Tuesday, June 21, 2016

Sassafras in the City

I was delighted and a little surprised to find a few sassafras trees at the middle school just down the street.  Sassafras is famous for its three leaf shapes: "mitten," double-mitten", and just plain normal.  I like that it hangs out in wilder areas like Blue Hill Reservation--although one of the biggest trees I know is actually in a suburban yard near my mother's house.  And, of course, I love it for the aroma it gives off.  Like many plants, sassafras generates aromatic compounds that defend it from insects.  And--like many plants--these defensive chemicals smell very nice to humans!  In fact, our culinary herbs and spices come from plants that use them as weapons ("Those humans: using our poisons, they make pizza!  Go figure.")

The leaves have some insect damage right now; of course, insects evolve as well as trees--and faster, since they have a shorter generation time--so the arms race continues. 

Sassafras root was an original flavoring in root beer.  Sassafras was an important medicinal export in colonial times, second only to tobacco, at one point.  Many years ago when I worked at a Boy Scout camp, we used to put a few twigs into hot water to make a nice tea.  We stopped when we learned  one ingredient might be harmful, and even carcinogenic.  But the leaves are still powdered to make the file that flavors, for example, New Orleans' file gumbo.  (And that same toxic oil, safrole, is the main ingredient in the designer drug, Ecstasy.)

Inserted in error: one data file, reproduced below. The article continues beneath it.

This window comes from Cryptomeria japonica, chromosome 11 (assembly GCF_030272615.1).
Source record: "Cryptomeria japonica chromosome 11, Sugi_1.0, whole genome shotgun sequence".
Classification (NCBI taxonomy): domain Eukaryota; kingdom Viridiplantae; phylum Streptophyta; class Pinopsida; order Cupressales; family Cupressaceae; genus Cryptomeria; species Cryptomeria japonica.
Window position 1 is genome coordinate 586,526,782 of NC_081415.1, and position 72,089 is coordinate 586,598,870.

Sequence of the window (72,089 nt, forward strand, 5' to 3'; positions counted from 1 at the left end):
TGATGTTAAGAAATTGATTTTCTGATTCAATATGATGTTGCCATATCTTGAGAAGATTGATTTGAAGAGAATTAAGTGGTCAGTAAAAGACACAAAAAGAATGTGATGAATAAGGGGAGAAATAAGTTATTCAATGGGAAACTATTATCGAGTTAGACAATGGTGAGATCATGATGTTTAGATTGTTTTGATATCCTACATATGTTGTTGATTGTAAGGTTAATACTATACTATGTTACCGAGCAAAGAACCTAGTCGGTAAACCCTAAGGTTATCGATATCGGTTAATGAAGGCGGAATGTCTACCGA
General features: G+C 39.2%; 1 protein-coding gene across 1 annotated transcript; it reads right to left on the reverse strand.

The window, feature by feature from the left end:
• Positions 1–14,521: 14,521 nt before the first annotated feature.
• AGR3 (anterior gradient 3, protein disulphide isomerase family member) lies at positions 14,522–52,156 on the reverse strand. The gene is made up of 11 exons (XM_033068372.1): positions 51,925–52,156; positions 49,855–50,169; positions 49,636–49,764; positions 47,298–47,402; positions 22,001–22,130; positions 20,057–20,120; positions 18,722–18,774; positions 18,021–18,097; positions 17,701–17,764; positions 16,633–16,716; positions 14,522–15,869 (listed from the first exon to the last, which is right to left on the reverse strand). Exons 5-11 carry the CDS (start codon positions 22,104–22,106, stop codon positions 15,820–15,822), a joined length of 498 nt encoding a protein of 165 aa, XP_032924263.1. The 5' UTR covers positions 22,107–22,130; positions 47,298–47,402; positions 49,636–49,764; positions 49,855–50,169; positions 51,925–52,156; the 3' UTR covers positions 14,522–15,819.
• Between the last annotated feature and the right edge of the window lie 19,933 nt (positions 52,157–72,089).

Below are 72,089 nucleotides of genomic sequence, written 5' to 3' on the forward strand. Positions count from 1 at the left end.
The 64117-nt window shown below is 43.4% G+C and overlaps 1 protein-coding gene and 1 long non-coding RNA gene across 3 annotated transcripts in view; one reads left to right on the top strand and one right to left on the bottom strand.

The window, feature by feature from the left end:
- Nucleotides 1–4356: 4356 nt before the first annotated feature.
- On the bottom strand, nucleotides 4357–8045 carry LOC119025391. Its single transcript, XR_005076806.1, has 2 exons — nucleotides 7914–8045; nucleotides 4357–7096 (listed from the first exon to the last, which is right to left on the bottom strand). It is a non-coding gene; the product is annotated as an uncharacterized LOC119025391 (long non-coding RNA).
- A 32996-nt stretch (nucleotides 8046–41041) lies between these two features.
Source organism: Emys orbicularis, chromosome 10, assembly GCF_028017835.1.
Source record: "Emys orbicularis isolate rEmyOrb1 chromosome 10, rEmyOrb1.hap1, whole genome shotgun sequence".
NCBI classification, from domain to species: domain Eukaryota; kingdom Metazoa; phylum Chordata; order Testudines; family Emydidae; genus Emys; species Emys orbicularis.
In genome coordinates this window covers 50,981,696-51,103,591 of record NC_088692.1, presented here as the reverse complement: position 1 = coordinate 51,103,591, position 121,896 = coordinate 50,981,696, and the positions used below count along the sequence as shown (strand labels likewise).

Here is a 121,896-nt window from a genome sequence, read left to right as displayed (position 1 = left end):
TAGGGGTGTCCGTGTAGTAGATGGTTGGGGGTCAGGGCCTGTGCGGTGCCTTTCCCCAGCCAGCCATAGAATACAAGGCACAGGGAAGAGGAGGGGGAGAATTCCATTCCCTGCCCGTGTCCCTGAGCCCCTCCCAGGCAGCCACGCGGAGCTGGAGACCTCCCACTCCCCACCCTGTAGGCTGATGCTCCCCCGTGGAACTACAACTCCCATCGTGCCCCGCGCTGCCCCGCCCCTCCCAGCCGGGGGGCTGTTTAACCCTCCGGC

I still remember when some construction work knocked a small sassafras tree down, leaving its roots exposed.  Walking downwind of that tree, the the overpowering smell would always stop me in my tracks.  I couldn't go on without first inhaling a deep lungful.  

So you don't have to ingest sassafras to enjoy it.  If you spot a tree, there is no harm in breaking off a leaf or a tiny twig now and then and enjoying the fragrance!

 The trees flowered late in April.

 By mid-May it was clear that none of the flowers I could see would set fruit
--I don't know why, since several nearby trees also flowered.

The variable leaf shape makes this perhaps the easiest of all trees to identify!
In winter, the green twigs are a clue.

 Some critters can apparently eat the leaves and survive.
But this is much less damage than most other trees are suffering, right now.

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